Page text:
I still use shampoo from time to time for getting smells (like when I’ve been smoking bacon) and chicken muck out of it, but most of the time the fine wooden comb and water are enough to keep my hair looking and feeling clean
 
Joseph Lofthouse
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I stopped using shampoos, body soaps, deodorants, perfumes, detergents, laundry chemicals, dish-soaps, and other cleaning products about 5 years ago, because a friend was allergic to them. Now, water is my only cleaning agent. I make a couple of exceptions: If I have been mechaniking and have greasy hands. If I have a deep flesh wound. She was a popular gal within my tribe, and even before then, my tribe tends towards  not associating with mega-companies or their products. Therefore even though the lady with the allergies has gone away, we still keep ourselves pure by  abstaining from the use of cleaning chemicals. One of the things that I like hearing most from members of my tribe is "You smell great". It's our way of saying to each other, "I honor you for living a pure and wholesome life."
 
Libbie Hawker
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I have curly hair and it looks a lot better when I don't use shampoo. I "co-wash" (conditioner-wash), which is exactly what it sounds like. I just use conditioner, which is almost entirely oils anyway. That keeps my scalp from getting oily and flaky, just as shampoo would, but it makes my hair look (and feel) a lot healthier and less frizzy than it looks with shampoo. There's no reason why people who have straight hair can't co-wash too! I would definitely use conditioner, not straight oils, simply because oils will make the shower slick and dangerous to move around in. Conditioner is emulsified so that it rinses away and doesn't cling to everything.

I definitely use soap. I like soap. But I use pretty simple, vegetable-based soap (my neighbor makes it and it's amazing!) that doesn't have any harsh processing or drying ingredients.
 
Bill Hinkley
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I also don't use shampoo, body wash or deodorant. I do use a grey water safe detergent.

Like Joseph, I will use soap for a deep cut to keep it from getting infected, but that is it.

I manage a warehouse, so I am physically working half the day and in the office the other half of the day, and I never hear complaints about smell.  It's seems counter intuitive but I feel that I may get more of a funk in the winter. Wearing multiple layers makes it harder for my body to breathe, and keeps the sweat from evaporating.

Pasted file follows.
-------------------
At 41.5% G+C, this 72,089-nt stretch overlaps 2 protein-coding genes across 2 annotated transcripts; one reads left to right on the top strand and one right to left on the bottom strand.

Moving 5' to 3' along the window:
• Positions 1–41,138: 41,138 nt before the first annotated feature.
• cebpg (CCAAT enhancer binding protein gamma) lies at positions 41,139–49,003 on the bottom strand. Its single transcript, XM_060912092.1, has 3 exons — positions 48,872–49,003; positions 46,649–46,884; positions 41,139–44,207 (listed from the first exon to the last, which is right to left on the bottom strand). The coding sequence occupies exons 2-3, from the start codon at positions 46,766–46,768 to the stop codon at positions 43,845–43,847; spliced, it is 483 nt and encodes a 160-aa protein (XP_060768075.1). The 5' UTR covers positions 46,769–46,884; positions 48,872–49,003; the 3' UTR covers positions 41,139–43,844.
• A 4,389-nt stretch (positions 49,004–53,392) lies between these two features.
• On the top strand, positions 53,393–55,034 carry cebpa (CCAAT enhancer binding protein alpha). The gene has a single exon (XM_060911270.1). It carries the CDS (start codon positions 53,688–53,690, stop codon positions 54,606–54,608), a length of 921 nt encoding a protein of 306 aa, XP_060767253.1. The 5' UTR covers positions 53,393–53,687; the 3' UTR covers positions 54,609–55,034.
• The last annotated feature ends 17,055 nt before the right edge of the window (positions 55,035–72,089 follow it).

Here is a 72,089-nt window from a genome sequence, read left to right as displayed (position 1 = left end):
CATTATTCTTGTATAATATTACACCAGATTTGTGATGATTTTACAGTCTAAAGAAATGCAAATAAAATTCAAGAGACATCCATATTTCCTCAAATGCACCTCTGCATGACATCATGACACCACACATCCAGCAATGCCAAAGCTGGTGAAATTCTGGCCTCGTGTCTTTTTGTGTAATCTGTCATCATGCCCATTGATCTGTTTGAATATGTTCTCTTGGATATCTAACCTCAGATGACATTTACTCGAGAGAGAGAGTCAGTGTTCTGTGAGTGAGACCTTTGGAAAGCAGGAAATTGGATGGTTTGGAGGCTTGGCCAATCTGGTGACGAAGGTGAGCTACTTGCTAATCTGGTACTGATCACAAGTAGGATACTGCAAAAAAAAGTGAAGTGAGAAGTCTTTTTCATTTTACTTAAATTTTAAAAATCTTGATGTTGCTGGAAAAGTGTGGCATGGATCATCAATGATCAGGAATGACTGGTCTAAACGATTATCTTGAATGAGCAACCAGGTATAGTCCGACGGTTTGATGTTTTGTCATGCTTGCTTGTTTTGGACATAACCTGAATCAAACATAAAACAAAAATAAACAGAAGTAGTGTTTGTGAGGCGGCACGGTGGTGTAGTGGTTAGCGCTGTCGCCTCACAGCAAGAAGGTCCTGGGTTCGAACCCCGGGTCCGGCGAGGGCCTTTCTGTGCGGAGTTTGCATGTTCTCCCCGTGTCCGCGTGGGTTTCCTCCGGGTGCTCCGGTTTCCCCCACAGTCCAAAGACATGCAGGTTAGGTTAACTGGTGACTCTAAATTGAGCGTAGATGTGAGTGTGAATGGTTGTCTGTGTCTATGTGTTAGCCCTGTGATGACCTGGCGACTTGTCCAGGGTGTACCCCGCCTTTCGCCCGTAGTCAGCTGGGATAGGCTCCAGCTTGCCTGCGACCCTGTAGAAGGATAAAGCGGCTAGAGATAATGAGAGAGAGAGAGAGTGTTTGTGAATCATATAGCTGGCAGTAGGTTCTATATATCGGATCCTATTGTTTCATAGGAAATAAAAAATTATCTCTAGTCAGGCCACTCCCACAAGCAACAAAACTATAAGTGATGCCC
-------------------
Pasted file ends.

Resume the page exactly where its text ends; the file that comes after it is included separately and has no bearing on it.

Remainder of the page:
Judith Browning
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I think I'm going on three of four years with no shampoo and definitely was inspired by the 'pooless' thread here at permies https://permies.com/t/6347/personal-care/purity/poo-Shampoo-Soap-Shower (I don't see that thread in the 'similar topics' at the bottom of this thread). 

I use just hot shower water mostly and occasionally a bit of baking soda dissolved in hot water, massaged in and then rinsed out.  My hair has always been thick and has just gotten more so since I quit using shampoo and is still shiny and healthy looking...I like a little coconut oil in the winter when it's dry. 

I've mostly quit using soap also except for some hand washing and I have to admit I love using a luffa and Dr. Bronner's peppermint soap every once in awhile.  We've used it for more than forty years and I like to support a company that is using hemp...that's my excuse 
 
Regan Dixon
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Location: Zone 4b at 1000m, post glacial soil...British Columbia
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Now, maybe I'm a dirt magnet, but I'm always washing grease, soot, chicken poop, etc. off my hands, and don't know how I would not transfer whatever was on my hands, to whatever I might touch next, that might not benefit from applications of same.  Just rinsing doesn't get everything off, as I remember my mother was always on my case about getting the towels dirty, after not washing my hands thoroughly enough.  I'm fine to shower without soap unless I've been manhandling the bucks, for example, but am I the only person who would leave greasy, grimy fingerprints all over everything if I didn't use soap?